Prohibit is not exactly better than Counterspell, but is more splashable and is usable depending on what type of decks youíre planning to face. For example, you might want to use it in your blue/green deck instead of Counterspell, as often you wonít have the right mana for a Counterspell, but can cast Prohibit easily. See what works better for you.
Repulse solves the problem that I always had with Unsummon - the threat comes back next turn - since Repulse also draws you a card, getting closer to a real way to deal with opposing threat. Repulse also deals with any Creature Enchantments that your opponent may have, and can be used to unsummon your creatures to be recast with Kicker. All this without losing a card.
Stormscape Apprentice is great at keeping your opponents at bay in multiplayer games. It is able to hold off anything from a Brown Ouphe to a Dragon, except for creatures with protection from blue or untargetability. Or you can use him to "ping" your opponent. Either way, itís not likely that your opponents will want to attack you with this little dude in play.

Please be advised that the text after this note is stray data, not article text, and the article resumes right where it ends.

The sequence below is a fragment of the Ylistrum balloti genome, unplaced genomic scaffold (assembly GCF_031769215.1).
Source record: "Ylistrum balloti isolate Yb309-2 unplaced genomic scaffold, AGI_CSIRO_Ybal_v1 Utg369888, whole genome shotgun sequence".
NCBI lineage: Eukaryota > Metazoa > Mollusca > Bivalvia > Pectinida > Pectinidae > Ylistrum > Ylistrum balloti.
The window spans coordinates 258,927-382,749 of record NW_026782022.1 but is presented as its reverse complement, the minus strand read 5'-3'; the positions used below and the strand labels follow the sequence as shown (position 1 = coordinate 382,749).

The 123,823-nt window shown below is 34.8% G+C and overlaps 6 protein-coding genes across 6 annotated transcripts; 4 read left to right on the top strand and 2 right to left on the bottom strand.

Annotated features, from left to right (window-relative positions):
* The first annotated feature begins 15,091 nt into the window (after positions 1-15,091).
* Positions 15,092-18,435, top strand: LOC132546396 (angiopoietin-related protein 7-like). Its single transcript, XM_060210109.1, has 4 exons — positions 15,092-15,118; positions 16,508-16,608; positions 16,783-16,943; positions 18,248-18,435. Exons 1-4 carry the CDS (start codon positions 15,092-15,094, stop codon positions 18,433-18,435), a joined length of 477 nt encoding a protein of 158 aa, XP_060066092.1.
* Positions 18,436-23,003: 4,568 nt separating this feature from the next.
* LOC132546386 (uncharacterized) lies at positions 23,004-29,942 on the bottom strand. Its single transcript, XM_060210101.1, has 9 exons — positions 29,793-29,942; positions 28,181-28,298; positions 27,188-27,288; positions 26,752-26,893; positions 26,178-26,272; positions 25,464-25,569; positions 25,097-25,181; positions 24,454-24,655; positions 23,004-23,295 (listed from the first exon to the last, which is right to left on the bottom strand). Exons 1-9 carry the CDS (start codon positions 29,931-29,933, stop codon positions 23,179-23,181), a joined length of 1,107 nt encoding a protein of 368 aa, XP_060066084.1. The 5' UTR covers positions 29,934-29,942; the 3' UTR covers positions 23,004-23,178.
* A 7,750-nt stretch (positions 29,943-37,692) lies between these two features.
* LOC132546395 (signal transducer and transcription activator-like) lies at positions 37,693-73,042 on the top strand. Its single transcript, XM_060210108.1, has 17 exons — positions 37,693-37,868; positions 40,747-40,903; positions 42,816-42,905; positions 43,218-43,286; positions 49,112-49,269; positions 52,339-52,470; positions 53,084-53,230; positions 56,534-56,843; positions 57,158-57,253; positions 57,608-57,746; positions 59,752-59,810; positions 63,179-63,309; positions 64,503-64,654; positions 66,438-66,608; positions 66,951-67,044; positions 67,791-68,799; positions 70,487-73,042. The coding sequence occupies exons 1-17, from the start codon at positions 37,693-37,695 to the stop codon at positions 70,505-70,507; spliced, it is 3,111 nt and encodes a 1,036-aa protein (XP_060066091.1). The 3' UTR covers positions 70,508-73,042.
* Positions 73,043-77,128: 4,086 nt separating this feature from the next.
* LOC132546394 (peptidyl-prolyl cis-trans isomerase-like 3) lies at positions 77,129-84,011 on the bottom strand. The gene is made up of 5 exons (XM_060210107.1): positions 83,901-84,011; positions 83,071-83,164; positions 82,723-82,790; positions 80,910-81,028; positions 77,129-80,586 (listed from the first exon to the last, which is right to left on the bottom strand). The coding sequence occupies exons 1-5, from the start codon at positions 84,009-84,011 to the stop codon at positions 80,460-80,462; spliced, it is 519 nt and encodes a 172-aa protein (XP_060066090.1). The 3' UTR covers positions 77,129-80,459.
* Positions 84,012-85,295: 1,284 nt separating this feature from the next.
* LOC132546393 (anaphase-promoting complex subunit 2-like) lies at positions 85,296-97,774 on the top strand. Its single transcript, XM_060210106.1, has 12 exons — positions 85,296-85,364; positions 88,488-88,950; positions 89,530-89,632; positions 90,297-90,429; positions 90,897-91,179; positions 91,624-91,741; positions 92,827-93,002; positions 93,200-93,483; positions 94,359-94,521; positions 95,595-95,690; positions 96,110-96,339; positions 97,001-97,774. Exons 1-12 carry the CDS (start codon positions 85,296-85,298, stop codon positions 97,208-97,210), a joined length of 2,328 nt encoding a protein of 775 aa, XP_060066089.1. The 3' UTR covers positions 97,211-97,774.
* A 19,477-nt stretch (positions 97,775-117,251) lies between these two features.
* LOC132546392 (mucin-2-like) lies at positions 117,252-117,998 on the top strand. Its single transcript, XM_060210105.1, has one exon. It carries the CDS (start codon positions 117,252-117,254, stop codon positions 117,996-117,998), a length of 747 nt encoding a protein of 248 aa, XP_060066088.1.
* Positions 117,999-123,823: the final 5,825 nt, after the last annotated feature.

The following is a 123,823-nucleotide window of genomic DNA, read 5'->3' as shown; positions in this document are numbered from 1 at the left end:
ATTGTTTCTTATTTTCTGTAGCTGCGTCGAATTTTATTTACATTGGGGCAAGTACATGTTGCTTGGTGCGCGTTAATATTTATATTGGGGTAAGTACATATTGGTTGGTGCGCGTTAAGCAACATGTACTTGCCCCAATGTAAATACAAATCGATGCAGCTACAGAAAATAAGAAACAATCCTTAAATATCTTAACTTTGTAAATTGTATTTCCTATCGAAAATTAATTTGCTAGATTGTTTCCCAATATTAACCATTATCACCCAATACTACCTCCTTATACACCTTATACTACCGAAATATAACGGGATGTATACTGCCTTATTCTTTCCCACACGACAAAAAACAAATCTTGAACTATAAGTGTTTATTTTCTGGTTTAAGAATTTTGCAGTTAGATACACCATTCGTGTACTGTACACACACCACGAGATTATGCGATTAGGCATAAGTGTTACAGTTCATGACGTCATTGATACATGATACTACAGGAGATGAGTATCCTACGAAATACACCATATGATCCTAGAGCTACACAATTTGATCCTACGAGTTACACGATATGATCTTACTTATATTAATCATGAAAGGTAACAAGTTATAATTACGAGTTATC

Speaking of little dudes, blue also got another little gem - Tidal Visionary. This 1/1 for U can tap to change the color of a creature until end of turn, which means that not only did your opponentís black removal just got worse, but your own removal just got a whole lot better. Tidal Visionary can also play many tricks when combined with Invasionís Djinns, Story Circle, Lightning Dart, and plenty of other cards.
Blue also received Worldly Counsel, a.k.a. "Impulse Wannabe" which should prove quite useful should you be running a deck with many colors, a cheap flyer in Tower Drake, and an improved version of Cloak of Mists - Travelerís Cloak.